Finally, we want to note that Connecticut is a state where NPs have considerable autonomy. For the first 3 years after initial licensure, they are required to collaborate with a physician under a written agreement. But after those 3 years, NPs can practice independently, prescribe medications, and practice as primary care providers.
Career Resources for Future APRNs
Connecticut Nursing Job Boards
- CNA Career Center: Job listings for Connecticut APRNs, nurse leaders, and nurse educators
- CTAPRNS Career Center: Job listings for Connecticut NPs
- ONL Career Center: Job listings for New England nurse leaders & executives
Connecticut APRN Salary & Wage Data
- Annual Mean Wages for Connecticut Healthcare Practitioners and Technical Occupations: Categories can include “Nurse Practitioners,” “Nurse Midwives,” and “Nurse Anesthetists”
- Annual Mean Wages for Connecticut Nursing Instructors & Teachers, Postsecondary
- AANP National Compensation Survey: Available to AANP members
Connecticut Nursing Organizations
State Board of Nursing
Connecticut Nursing Associations & Coalitions
- Connecticut Advanced Practice Registered Nurse Society (CTAPRNS)
- Connecticut Hospital Association (CHA)
- Connecticut Nurses’ Association (CNA)
- National Association of Hispanic Nurses (NAHN): Connecticut Chapter
- National Black Nurses Association (NBNA): Connecticut Chapters
Connecticut Nursing Specialty Organizations
- American College of Nurse-Midwives – Connecticut Affiliate (Connecticut ACNM)
- American Psychiatric Nurses Association – New England (APNA New England)
- Association of School Nurses of Connecticut (ASNC)
- Association of Women’s Health, Obstetrics and Neonatal Nurses – Connecticut (AWHONN Connecticut)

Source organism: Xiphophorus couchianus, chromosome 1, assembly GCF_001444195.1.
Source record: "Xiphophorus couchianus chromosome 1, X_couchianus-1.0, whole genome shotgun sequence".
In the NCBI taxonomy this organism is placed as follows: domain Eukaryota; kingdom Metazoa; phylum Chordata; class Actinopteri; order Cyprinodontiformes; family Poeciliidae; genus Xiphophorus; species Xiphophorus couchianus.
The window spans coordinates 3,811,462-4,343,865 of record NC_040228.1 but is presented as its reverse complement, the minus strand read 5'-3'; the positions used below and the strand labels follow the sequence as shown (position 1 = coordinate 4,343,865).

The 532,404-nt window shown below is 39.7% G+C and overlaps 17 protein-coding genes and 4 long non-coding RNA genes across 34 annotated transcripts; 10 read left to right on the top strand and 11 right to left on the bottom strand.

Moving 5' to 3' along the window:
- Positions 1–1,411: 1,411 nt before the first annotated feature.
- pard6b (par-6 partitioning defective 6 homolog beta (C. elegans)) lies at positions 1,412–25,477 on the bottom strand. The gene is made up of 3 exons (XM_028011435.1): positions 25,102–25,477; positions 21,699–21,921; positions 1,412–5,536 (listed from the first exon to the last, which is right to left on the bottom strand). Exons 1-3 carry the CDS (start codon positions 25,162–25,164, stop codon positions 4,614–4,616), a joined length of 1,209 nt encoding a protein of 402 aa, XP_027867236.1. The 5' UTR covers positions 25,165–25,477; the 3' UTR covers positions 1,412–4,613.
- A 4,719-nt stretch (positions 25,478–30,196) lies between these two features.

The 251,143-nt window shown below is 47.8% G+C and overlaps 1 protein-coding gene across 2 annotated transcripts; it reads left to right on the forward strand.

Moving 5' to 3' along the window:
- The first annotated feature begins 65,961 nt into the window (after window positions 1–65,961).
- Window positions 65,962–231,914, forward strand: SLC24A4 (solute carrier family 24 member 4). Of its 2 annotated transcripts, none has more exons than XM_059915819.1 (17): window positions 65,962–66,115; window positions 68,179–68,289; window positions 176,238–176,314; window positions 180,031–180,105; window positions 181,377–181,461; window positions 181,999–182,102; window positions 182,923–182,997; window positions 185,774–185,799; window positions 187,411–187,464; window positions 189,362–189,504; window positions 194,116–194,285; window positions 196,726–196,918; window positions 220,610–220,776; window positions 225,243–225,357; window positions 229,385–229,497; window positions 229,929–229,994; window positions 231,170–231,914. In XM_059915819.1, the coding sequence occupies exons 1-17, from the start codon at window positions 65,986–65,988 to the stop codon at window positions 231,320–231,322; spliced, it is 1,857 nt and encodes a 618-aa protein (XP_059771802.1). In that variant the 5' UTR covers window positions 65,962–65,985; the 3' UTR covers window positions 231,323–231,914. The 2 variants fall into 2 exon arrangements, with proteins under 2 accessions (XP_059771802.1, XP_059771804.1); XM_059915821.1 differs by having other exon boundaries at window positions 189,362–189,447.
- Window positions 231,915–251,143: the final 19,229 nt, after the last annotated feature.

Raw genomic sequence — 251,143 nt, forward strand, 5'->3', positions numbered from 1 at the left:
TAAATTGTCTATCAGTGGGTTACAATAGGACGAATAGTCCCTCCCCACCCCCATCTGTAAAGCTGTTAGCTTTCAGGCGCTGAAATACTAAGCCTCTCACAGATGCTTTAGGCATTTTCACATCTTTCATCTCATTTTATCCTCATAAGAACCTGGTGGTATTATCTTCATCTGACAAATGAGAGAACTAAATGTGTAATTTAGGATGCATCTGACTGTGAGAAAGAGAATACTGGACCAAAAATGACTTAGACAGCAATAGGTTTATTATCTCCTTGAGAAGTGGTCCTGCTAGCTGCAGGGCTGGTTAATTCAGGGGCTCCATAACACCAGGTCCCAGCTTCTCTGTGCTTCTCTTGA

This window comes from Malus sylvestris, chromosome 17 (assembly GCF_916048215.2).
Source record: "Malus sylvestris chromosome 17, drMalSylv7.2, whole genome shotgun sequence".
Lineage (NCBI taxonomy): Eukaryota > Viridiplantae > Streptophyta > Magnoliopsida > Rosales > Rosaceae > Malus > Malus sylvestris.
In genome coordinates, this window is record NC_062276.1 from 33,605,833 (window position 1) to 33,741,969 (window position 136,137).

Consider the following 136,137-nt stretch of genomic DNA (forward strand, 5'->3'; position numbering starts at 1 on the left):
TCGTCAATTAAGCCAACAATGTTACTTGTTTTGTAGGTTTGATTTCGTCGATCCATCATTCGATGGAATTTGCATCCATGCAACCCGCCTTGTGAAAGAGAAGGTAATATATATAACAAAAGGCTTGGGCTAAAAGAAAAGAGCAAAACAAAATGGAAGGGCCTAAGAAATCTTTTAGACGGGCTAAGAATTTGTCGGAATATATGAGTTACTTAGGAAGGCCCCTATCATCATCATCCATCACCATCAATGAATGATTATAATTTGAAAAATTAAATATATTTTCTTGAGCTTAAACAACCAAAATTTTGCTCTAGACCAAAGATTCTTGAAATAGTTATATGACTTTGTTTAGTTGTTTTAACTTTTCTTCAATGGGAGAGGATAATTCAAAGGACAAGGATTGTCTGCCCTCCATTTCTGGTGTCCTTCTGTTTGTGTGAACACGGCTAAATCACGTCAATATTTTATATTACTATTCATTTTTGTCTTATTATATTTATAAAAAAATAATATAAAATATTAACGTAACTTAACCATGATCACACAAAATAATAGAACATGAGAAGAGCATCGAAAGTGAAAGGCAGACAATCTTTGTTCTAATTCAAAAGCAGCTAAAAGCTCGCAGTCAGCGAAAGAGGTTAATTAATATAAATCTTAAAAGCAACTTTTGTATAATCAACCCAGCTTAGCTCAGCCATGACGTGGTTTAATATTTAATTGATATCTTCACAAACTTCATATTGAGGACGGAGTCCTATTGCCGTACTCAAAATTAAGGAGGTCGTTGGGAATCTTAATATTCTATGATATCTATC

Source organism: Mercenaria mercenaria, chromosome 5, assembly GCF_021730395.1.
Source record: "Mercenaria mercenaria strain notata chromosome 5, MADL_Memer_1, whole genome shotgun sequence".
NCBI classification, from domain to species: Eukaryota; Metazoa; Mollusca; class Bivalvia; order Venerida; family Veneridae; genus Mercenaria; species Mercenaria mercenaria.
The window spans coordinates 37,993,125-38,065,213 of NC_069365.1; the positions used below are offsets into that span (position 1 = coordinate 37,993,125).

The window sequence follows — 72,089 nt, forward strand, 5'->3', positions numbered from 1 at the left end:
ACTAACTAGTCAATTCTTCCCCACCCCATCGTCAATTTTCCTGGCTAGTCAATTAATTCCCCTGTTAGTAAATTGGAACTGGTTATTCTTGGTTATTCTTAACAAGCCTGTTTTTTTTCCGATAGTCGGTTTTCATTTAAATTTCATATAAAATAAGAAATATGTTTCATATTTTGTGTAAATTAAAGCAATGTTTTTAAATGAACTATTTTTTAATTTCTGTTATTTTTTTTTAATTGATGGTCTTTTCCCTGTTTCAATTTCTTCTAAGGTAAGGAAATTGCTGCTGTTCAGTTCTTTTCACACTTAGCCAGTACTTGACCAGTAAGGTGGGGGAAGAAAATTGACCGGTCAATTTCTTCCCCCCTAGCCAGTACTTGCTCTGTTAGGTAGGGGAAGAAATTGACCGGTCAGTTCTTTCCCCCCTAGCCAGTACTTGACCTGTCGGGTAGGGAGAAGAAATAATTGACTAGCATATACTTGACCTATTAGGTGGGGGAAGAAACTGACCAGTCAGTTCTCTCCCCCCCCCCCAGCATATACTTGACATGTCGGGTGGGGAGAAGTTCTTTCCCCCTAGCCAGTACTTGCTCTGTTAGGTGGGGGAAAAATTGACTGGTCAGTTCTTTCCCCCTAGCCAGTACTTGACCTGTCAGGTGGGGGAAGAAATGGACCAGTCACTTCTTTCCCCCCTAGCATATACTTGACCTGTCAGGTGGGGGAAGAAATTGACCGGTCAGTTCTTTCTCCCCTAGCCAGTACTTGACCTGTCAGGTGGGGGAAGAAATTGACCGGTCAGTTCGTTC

- Connecticut Association of Nurse Anesthetists (CANA)
- Connecticut League for Nursing (CLN)
- Connecticut Society of PeriAnesthesia Nurses (CSPAN)
- Connecticut State Council Emergency Nurses Association (CTENA)
- Connecticut Student Nurses Association (CSNA)
- Northeast Association of Occupational Health Nurses (NEAOHN)
- Organization of Nurse Leaders (ONL)
Nursing School Overview
QU is a private university in Hamden with a solid School of Nursing that's located in the Center for Medicine, Nursing and Health Sciences. NCLEX pass rates are strong (e.g. 94%) and employment rates for graduates tend to be high. The school has low student to faculty ratios and a reputation for holistic care - it's one of only a handful of nursing schools in the country whose programs have been endorsed by the American Holistic Nurses Credentialing Corporation. In addition, it maintains relationships with 300+ clinical affiliation sites, including community partners such as Middlesex Hospital and Trinity Health - New England. If you'd like to dig deeper, you'll find a number of independent reviews of QU's graduate nursing programs on the web. They're almost all raves, especially when it comes to the quality of the program, the helpfulness and knowledge of the faculty, the excellent reputation of the university, and the warm environment. QU's tuition prices are fairly reasonable for a private school, but keep in mind that you will be completing BSN coursework as well as the MSN.